Casey Defends Intelligent Design as Science

There’s another winner at the blog of the Discoveroids, and it’s by Casey Luskin, our favorite creationist. He, and the Discoveroids, are described in the Cast of Characters section of our Intro page.

Casey’s post is titled Intelligent Design Is a Historical Science, Just Like Darwinian Evolution. Here are some excerpts, with bold font added by us:

A student who saw my comments on intelligent design and the “god of the gaps” argument wrote me and asked this follow-up question:

[Shortened version of the question Casey claims he received:] If ID theory is claiming a non-materialistic explanation for “gaps” in our understanding (whether origin of the universe, irreducible complexity, etc.) … would this imply that science should stop trying to understand/research some things?

We wrote about Casey’s earlier post here: Casey Luskin and the God of the Gaps. The questioner is claiming that if the magic designer lurks in the gaps of our knowledge, then ID is a science stopper. He’s right. Here’s Casey’s response:

I replied by noting that the student’s question seems to assume that only materialistic answers are “knowable” whereas non-materialistic answers are “unknowable.”

That’s entirely correct, but Casey disagrees. Here it comes:

In fact, we can “know” that an intelligent cause is the best explanation in precisely the same way that we infer materialistic causes.

Amazing. Casey claims he can know that Oogity Boogity! is the “best” explanation. This is very sad, but it’s a fundamental part of the Discoveroids’ version of creationism. Note, dear reader, that if the Discoveroids were “honest” creationists, then they could just come out and proclaim their faith in scripture. But because they pretend to be doing science, they have to go through all these epistemological contortions. Let’s read on:

Historical sciences like Darwinian evolution and intelligent design rely on the principle of uniformitarianism, which holds that “the present is the key to the past.” Under this methodology, scientists study causes at work in the present-day world in order, as geologist Charles Lyell put it, to “explain the former changes of the Earth’s surface by reference to causes now in operation.”

BWAHAHAHAHAHA! Casey casually declares that ID is an historical science — as if it were like geology, climatology, plate tectonics, anthropology, paleontology, etc. We continue:

Darwinian evolution applies this method this by studying causes like mutation and selection in order to recognize their causal abilities and effects in the world at present. Darwinian scientists then try to explain the historical record in terms of those causes, seeking to recognize the known effects of mutation and selection in the historical record.

That’s correct. And when they do it, they produce evidence of the mutations and their effects. How does DI do it better? Casey says:

Intelligent design applies this same method this by studying causes like intelligence in order to recognize its causal abilities and effects in the present-day world. ID theorists are interested in understanding the information-generative powers of intelligent agents. ID theorists then try to explain the historical record by including appeals to that cause, seeking to recognize the known effects of intelligent design in the historical record.

BWAHAHAHAHAHA! An Ark-load of obfuscation! Here’s more:

So whether you appeal to materialistic causes like mutation and selection, or non-material causes like intelligent design, you are using the same basic uniformitarian reasoning that is well-accepted in historical sciences.

Yeah — except that identifying a mutation is not a rational justification for conjuring up the phantasm of a magical designer. Moving along:

[I]n our present-day experience, we observe that intelligent agents alone generate systems with high levels of specified complexity — such as codes and languages. When we find language-based codes in nature, we have positive reasons, based upon our uniform and repeated experience, to infer that an intelligent cause was at work.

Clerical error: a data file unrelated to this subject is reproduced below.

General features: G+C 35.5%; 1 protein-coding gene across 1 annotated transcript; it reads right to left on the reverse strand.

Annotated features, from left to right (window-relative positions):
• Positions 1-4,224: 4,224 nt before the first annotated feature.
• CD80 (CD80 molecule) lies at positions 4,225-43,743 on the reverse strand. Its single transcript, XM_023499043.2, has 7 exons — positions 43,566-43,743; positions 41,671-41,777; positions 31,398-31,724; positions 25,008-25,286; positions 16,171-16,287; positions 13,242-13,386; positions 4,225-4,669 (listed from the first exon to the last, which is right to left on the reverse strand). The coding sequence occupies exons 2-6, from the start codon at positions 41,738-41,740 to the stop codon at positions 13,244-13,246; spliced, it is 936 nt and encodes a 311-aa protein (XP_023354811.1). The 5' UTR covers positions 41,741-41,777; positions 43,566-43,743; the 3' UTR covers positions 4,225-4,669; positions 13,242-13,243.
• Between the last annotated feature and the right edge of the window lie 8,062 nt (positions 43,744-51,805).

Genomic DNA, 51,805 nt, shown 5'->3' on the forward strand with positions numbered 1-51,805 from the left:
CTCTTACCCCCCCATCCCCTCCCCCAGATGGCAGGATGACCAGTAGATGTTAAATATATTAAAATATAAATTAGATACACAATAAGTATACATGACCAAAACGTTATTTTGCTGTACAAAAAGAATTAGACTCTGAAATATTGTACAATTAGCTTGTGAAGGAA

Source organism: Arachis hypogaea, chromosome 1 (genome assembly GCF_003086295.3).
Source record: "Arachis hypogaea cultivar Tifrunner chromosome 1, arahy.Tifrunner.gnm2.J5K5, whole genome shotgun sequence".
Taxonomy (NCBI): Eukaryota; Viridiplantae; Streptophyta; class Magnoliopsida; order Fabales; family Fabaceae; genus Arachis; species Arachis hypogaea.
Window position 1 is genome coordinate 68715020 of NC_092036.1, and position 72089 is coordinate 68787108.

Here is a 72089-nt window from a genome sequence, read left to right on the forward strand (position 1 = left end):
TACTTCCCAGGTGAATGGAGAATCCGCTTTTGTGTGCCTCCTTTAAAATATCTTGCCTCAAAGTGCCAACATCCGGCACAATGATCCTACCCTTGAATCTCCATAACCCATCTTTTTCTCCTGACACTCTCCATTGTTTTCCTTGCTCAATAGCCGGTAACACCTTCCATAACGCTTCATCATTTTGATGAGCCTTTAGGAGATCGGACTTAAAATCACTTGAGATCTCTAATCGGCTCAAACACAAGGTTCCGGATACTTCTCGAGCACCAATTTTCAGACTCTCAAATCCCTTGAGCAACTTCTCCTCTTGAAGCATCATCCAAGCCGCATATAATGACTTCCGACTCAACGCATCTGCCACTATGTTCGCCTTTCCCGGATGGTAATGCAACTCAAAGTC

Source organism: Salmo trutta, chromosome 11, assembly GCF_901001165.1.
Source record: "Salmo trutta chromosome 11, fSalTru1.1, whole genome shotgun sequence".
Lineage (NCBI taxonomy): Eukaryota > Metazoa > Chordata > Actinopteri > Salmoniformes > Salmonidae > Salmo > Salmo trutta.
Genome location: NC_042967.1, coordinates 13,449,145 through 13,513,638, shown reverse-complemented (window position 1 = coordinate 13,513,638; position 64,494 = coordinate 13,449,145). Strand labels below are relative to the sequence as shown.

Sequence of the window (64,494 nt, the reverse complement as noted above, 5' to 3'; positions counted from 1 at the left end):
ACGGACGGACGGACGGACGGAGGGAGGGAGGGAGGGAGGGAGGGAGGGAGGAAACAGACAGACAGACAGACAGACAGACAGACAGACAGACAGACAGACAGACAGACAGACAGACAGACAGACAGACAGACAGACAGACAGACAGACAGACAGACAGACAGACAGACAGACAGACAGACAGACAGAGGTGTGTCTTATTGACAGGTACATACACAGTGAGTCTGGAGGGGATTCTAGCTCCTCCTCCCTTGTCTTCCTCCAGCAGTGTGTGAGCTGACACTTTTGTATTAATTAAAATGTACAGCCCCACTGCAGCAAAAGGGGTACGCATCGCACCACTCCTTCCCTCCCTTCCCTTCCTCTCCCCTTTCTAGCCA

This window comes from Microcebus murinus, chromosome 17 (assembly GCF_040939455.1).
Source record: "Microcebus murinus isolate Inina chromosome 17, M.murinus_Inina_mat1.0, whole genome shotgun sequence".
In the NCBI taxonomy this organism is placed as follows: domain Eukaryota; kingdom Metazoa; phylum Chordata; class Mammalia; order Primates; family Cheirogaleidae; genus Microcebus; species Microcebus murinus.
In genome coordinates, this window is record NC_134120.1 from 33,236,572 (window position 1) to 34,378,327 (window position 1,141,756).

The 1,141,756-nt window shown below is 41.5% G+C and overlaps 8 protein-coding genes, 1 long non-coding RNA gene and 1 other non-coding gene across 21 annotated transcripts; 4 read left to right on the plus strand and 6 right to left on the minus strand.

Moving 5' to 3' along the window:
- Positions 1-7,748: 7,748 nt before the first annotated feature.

Oooooooh! They find “language-based codes in nature”! They do, they really do! Another excerpt:

This reasoning does not suggest ID is invoked only when something is “unknowable.” Rather, ID is invoked when something is positively “knowable” — namely when we have positive reasons to understand that intelligence is the best scientific explanation of a phenomenon.

We’ve seen that before. It’s just as “logical” — and useful — to conclude that the same phenomena are caused by Zeus. Casey’s article goes on and on. We’ll just give you a few choice snippets from what follows:

If we infer design, we’re still doing research and gaining understanding of the world around us.


[T]he research of ID theorists has done a lot to advance our understanding of exactly what material causes like mutation and selection can and cannot do.


[I]f ID is a scientifically investigable cause, then it is ID critics who are the ones that are closing off legitimate avenues of research and preventing scientists from invoking design where it is scientifically appropriate.


ID lets the facts speak for themselves and tries to follow the evidence where it leads. Some things may be detectably designed, and some things might have evolved by Darwinian processes or other material causes, but scientists must do the hard work and determine which explanations are warranted in which situations.

That’s about it. As we said, it’s an Ark-load. But what else were you expecting?

Copyright © 2012. The Sensuous Curmudgeon. All rights reserved.

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13 responses to “Casey Defends Intelligent Design as Science

  1. Is it my imagination, or have I really never heard the name “Historical Science” before about the last fortnight? ISTR first noticing it on Ken Ham’s hokey response to Bill Nye’s video about teaching creationism in schools.

    To my knowledge, the distinction is between experimental and *observational* science, not experimental and “historical” science.

    Maybe I’m just mis-remembering, but I could swear I smell something fishy about this.

  2. Hold on a minute…

    Surely all science is “historical” science, even experimental science. If I conduct an experiment and then go on to analyse the results, I am analysing the results of an event that happened in the past.

  3. [T]he research of ID theorists has done a lot to advance our understanding of exactly what material causes like mutation and selection can and cannot do.